It never hurts to sweat… a little


Randy Riley - Contributing columnist



A few years ago, I read a quote, attributed to President Theodore Roosevelt. That may or may not be true. Supposedly, he once said, “To maintain good health, sweat a little every day.”

Whether Teddy Roosevelt said that or not is less important than the meaning. Whether you are working or playing, to maintain a healthy lifestyle you should work hard, play hard, run hard, or do something every day that forces you to break a sweat.

Whatever activity brings out the sweat, will also increase the heart rate and respiratory rate. Muscles will grow stronger. With vigorous activity, it is likely that good health will result.

Regardless of where the quote originated, it is probably true.

I said something to Debbie once about sweating and she pointed out, quite emphatically, that women don’t sweat. They glisten. OK. I’ll buy that. I have found that buying things like that keeps me out of trouble.

The most I have ever sweated in my life was about 20 years ago during a medical mission trip into the Amazon rainforest.

Most of us found it impossible to stay dry. The air was so humid, it was so filled with heat and moisture, that our clothes instantly got soaked from sweat. We had to roll our clothes on and off whenever we changed.

Working in the Amazon was an amazing, exciting experience. I treasure the time we spent in the jungle, but the heat was beyond oppressive. There was no getting away from it.

It was almost impossible to sleep. We stayed on an open boat. Our hammocks were hung from the rafters of the second deck.

Despite the whole deck being open, at night, without a breeze, it was stifling hot. I cheated by bringing a tiny battery-powered fan with me. I clamped it on the cord that supported my mosquito net and directed the air onto my chest.

Every night, by about 2 o’clock in the morning, the battery would die. By then I was asleep and some of the jungle heat had disappeared into the night. It was a wonderful, but hot, hot trip.

My other major hot and sweaty experiences, other than those that occurred while I was young, working in cornfields in the middle of July, or in a loud, hot, steamy factory in downtown Dayton, happened on purpose as part of an experience that utilized the heat and sweat as part of an overall cleansing experience.

We were near Fort Thompson, South Dakota, at the Crow Creek Reservation. The Lakota Sioux of the American plains had a long tradition of using a sweat lodge as part of a ritual. Known as “Inipi,” or simply “a sweat”, it starts with building a large wood fire and filling the flames with stones. They continue to add wood and build the fire until the stones glow red.

Nearby, a small hut covered with layer upon layer of quilted material and animal skins stands ready with an open firepit in the center. Rather than building a fire inside the hut, the hot stones are piled in the middle of the low structure.

The Sioux leader then opened the flap of the hut and directed us into a circle around the firepit. As the flap was closed, it became dark. Our apprehension grew.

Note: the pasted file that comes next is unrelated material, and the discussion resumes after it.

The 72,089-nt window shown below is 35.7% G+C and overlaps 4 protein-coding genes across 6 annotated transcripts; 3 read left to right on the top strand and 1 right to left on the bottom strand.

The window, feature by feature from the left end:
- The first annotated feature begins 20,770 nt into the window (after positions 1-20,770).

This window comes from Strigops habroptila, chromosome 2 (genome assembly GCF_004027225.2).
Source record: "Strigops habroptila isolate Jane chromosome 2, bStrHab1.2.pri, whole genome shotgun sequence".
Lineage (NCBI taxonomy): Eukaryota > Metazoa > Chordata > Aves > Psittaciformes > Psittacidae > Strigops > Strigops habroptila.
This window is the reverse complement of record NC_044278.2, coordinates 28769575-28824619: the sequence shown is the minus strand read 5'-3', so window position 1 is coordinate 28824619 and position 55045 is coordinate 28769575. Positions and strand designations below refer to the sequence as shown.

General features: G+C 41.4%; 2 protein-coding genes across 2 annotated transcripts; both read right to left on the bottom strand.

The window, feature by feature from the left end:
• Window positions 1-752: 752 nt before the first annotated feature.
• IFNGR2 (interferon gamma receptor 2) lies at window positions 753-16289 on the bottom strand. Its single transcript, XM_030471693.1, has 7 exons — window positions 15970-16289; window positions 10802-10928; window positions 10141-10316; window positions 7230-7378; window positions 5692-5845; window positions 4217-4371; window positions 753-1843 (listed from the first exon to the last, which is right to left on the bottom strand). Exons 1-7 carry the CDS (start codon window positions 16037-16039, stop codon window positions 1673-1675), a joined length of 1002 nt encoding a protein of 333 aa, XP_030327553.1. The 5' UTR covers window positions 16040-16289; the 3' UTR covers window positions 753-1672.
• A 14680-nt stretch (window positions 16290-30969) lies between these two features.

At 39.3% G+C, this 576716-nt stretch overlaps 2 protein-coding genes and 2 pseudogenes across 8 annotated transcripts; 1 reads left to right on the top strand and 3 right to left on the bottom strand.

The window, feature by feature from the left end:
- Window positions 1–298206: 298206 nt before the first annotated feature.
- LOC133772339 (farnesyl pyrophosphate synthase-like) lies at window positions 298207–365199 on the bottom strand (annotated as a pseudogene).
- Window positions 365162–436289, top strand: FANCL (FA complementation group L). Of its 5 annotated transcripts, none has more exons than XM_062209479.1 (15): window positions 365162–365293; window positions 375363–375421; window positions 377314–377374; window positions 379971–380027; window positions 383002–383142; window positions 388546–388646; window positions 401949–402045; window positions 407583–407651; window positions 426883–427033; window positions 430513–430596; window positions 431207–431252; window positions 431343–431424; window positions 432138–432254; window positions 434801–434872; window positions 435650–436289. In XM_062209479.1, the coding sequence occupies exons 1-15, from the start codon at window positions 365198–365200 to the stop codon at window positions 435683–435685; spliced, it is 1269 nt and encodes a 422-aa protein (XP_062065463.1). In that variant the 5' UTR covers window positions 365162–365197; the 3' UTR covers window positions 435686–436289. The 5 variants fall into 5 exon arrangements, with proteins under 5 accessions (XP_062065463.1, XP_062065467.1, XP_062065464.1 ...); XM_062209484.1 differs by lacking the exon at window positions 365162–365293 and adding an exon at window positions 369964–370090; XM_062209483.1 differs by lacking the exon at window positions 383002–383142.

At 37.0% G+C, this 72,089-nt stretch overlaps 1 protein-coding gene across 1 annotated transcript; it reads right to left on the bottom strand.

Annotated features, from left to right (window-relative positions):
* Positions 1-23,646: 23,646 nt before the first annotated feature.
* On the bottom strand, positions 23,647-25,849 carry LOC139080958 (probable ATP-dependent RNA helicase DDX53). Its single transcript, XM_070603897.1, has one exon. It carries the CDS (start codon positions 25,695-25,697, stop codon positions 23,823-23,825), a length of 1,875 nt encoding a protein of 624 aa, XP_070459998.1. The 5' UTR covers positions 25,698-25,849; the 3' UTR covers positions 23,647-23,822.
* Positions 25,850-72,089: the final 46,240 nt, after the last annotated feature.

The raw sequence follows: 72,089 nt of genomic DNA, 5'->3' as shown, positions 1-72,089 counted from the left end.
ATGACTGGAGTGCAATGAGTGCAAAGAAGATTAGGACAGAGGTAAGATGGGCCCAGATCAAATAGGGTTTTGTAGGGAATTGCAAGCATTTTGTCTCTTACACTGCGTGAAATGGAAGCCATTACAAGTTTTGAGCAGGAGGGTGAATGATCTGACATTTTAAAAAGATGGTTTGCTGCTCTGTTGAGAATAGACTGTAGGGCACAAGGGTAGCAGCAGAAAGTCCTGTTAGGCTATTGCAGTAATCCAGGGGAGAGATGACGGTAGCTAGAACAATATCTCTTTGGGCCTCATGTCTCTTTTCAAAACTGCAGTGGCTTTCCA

One of the young people had cystic fibrosis. His father was understandably concerned. Just before the ceremony started the leader handed a towel to his father and said, “You have nothing to worry about. He will be fine.”

We have no idea how he knew of our concerns.

Once we were settled, the drumming and chanting began. Slowly, water was poured over the glowing stones. As the steam rose from the firepit, the temperature and humidity within the hut instantly skyrocketed. As the drumming and chanting droned on and on, the sweat poured from each of us.

The purpose of the sweat ceremony is purification, rebirth, rejuvenation and awakening. It was unforgettable.

Several years later, in October 2013, a delegation from the Cincinnati area traveled to Ukraine to establish sister-city relationships with towns in the Kharkiv region of northeastern Ukraine. Wilmington now has sister cities in Solonytsivka, Chuguev and Merefa.

The area is rich with agriculture and industry, which is one reason that Ukraine has been fought over for generations and is still the target of Russian aggression.

Our host in Merefa, was formerly a member of the Soviet Olympic skiing team. He wanted us to experience a traditional, Soviet sauna as provided to their Olympic athletes. We stripped down to a towel (not a pretty sight) and laid on our stomachs.

As water was poured on the heated stones, the temperature and humidity rose, and our host started swatting us with a bundle of oak branches. The goal is to increase circulation and bring blood to the surface of the skin. Our skin certainly got hot and red. This was followed by jumping into a pool of cold water.

Whew… that was brisk.

Sweat lodge ceremonies and saunas are intended to reinvigorate mind and body. According to Teddy Roosevelt, sweating will improve general health. Regardless, it appears that sweating is a good thing.

As always embracing new experiences can be a joy even if it involves a whole lot of sweating.

In this season of Christmas, focus on those experiences that bring joy. Share your joy with others.

Celebrate.

Randy Riley is a former Mayor of Wilmington and former Clinton County Commissioner.

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Randy Riley

Contributing columnist